As sad as it is, that house still lives in my memory. I can remember the summers I spent there with my sister, Julie. About the “Playground” programs that they had at Krog Park.   I can remember what it felt like to look out onto East 6th street from my attic bedroom window and dream that I was on board a great pirate ship, sailing anywhere.  One of the large metal swings made like a stand alone porch swing would make a creaking sound that could be heard from my grandparent’s house.  Funny, I can vividly recall that sound and the sound of the snow cone man in his beat up old Chevy Impala selling snow cones out of the back of his car for all the kids in the neighborhood. Those are nice memories. And even though the house is now long gone, it still stands in a special place within my heart.

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A Log Cabin in the Enchanted Forest

This is the latest from one of my other blogs, RealWorldHomesteading.com.  It’s kind of an intro piece of what the blog focus is about and how we ended up being “into all this stuff”. By that, I mean all of the hands-on skills that in our modern era we have all but forgotten – unless we are under duress of some kind.  I am a firm believer in not waiting until you have to fend for yourself and or need to be buckled into survival mode.  So many of us take for granted the things we can do every day – or we become complacent through all of the conveniences that living in a modern world provides for us.   No matter where you are, no matter what your situation, you can do something to empower yourself.

via Real World Homesteading

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The Ancestry of Ancient Egypt (Re-Blogged)

Over the years, I have heard about every argument about what race the Ancient Egyptians were. In spite of where you might stand on the subject, this article is well worth the time to sit down and read. whether for a purely historical point of view, or if you are like me and Ancient Egyptian or Kemetic thought and culture is central to who you are about personally, spiritually or magically, then it will definitely be of interst.

Josephine McCarthy is someone whose work I greatly admire.  She has written a very well-researched article on this oft times heated topic. My advice when reading it is to tackle it in bits then mull it over for a bit and  let it sink in.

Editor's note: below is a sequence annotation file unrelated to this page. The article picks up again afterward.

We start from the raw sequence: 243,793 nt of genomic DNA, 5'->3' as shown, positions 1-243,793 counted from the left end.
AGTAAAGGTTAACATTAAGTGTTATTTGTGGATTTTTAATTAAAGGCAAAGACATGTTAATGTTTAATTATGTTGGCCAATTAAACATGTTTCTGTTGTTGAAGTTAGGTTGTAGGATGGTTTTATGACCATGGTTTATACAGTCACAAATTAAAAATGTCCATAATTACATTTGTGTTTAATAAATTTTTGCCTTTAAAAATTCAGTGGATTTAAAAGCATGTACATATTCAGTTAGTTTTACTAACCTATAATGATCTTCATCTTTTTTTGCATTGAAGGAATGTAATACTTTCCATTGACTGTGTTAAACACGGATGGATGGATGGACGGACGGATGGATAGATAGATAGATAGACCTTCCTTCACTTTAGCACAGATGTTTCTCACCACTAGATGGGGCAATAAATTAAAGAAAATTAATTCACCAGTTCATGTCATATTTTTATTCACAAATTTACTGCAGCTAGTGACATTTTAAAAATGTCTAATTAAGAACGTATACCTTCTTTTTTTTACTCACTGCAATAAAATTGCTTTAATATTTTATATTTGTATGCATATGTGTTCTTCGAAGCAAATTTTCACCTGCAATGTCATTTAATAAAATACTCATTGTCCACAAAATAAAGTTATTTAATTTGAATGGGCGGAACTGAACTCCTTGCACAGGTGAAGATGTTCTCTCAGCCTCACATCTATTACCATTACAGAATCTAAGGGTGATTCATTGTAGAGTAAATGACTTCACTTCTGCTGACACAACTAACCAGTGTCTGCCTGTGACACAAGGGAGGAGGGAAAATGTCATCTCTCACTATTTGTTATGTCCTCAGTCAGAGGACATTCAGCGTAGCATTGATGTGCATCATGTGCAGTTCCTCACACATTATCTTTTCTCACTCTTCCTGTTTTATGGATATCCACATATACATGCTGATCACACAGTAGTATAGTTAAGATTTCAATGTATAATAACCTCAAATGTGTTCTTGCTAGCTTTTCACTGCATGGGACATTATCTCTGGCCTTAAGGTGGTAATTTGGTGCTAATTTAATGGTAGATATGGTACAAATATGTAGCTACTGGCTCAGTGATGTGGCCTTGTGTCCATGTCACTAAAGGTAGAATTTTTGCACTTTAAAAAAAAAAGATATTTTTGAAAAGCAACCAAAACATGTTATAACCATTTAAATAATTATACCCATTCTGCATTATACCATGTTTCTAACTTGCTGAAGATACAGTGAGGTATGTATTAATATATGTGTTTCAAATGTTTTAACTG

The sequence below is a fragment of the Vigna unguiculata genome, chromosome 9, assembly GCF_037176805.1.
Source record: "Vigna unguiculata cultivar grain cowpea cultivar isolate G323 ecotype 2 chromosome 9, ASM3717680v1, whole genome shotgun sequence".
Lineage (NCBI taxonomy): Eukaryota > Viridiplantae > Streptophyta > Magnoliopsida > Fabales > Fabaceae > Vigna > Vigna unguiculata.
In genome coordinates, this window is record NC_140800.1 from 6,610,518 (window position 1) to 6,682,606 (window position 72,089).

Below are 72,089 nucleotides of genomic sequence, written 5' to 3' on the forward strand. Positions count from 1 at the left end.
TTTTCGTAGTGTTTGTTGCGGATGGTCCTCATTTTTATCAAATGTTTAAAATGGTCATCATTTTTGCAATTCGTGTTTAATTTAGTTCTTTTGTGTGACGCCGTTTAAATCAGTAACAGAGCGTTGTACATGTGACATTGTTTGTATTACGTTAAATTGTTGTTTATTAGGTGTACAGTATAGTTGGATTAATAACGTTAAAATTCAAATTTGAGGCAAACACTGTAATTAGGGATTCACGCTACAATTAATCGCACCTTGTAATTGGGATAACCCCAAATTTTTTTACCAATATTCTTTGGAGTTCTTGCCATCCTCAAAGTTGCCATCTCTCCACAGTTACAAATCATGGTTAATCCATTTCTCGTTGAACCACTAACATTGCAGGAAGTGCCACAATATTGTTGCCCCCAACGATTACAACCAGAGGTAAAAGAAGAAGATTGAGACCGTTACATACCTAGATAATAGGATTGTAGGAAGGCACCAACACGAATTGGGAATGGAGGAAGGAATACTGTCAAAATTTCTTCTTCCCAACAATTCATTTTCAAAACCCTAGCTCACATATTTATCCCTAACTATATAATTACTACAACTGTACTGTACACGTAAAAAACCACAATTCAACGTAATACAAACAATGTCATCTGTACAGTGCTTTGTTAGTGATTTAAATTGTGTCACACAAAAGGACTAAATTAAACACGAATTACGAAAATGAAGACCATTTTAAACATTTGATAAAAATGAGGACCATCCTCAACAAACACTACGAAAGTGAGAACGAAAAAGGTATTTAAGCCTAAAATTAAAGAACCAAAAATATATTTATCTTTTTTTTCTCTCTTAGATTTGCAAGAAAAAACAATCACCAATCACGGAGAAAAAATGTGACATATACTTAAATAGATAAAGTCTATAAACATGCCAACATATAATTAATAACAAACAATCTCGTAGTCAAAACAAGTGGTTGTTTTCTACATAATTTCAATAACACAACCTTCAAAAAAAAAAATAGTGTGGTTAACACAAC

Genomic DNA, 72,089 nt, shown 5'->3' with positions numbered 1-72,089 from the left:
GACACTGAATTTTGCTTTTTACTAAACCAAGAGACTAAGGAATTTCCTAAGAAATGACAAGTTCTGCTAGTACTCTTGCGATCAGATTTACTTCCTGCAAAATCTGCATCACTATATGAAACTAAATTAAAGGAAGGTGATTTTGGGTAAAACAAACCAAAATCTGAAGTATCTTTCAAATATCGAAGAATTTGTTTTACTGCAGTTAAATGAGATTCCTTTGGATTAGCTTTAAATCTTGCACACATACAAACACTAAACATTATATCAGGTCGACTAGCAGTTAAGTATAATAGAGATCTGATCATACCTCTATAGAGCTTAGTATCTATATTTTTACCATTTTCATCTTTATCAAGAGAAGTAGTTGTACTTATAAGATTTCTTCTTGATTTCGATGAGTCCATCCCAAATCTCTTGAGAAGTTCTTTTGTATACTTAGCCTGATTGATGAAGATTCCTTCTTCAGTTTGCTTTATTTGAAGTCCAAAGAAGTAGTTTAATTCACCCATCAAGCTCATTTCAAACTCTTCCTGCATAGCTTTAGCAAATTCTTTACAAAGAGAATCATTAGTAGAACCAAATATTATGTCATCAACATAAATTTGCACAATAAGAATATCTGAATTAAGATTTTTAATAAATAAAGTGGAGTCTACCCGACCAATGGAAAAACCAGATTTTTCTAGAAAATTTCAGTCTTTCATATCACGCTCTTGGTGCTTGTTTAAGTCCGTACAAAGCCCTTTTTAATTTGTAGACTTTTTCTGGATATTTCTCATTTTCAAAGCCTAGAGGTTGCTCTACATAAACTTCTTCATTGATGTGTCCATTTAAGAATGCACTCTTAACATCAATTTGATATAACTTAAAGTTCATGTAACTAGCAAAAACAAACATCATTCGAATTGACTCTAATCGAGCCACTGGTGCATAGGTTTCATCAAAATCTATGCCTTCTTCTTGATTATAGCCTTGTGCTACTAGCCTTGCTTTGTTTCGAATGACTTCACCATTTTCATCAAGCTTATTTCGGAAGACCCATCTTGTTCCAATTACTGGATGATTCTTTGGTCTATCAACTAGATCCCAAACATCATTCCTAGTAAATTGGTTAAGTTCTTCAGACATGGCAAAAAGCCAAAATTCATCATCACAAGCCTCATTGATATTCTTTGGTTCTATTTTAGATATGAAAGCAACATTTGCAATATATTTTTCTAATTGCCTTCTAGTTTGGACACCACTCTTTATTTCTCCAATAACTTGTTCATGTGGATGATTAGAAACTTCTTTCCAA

via The ancestry of Ancient Egypt – a long read

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The Demise of Livejournal & Migration to Other Shores

More than a decade ago, I started out blogging on Livejournal.In that time,  I met tons of friends, many fabulous writers, talented artists.  Many of these people are still my friends today. I even purchased a permanent account when they were being sold for very little money.  Back then, Livejournal was the place to be – more than Twitter and MySpace – Facebook was barely a backwater bulletin board at that point. Or maybe it hadn’t even been invented yet.  At any rate, Livejournal was an important beginning as to what social media was to later become.

Livejournal changed hands a couple of times and was later bought by SUP, a Russian company that has very strong ties to the Kremlin.  Almost immediately that the site came under Russian ownership the spam bots were let loose. Having a permanent account, I was mostly protected, but from time to time I would get spam commentary, some of it with malware links attached.  I set my comments on screened and the problem went away for a time.   Now, everything has changed. The servers for Livejournal are now residing in Russia.

Now there have been even more changes.  The servers for Livejournal now reside in Russia. What’s more is that Livejournal has just recently changed their user agreement so that in order to continue to use the site, you must agree to Russian law.  Part of that law is most adamantly against the rights and even tolerance of LGBT folks.

This morning, I got up and deleted all of my communities on the LJ site.  The only exception was Writers_Muses,  a prompt community that had prompts and responses every week.   A little over a year ago I ported Writer’s Muses over to Dreamwidth, mirrored it over on Pan Historia, and just a few hours ago, Writers Muses is its own dot com, hosted here on WordPress.  Soon the community that remains on Livejournal will be deleted.

I know that it’s going to be hard, but I also intend to delete my permanent account on Livejournal as well.  SUP isn’t making any money off of me anyway. I will probably just need a few more days in order to gather up the rest of my “things” before closing that door and walking away forever.  I am quite excited about Writers Muses moving on to possibly better things. I have a client quite interested in my prompts, and there is a Writer’s Muses writing prompt book in the works.   I also suspect I will be doing some video work and setting up a video channel for it as well on YouTube. So many things that can rise up from the ashes that are now smoldering somewhere in Russia.

If anyone needs any assistance in porting their content from Livejournal over to Dreamwidth, or if they are curious about PanHistoria, or want to follow the Writer’s  Muses blog, please feel free to drop me a line at fannyfae at gee mail dot com.  I will be happy to help.  It’s hard to leave those memories and those friends behind, but the future could be even brighter, I think.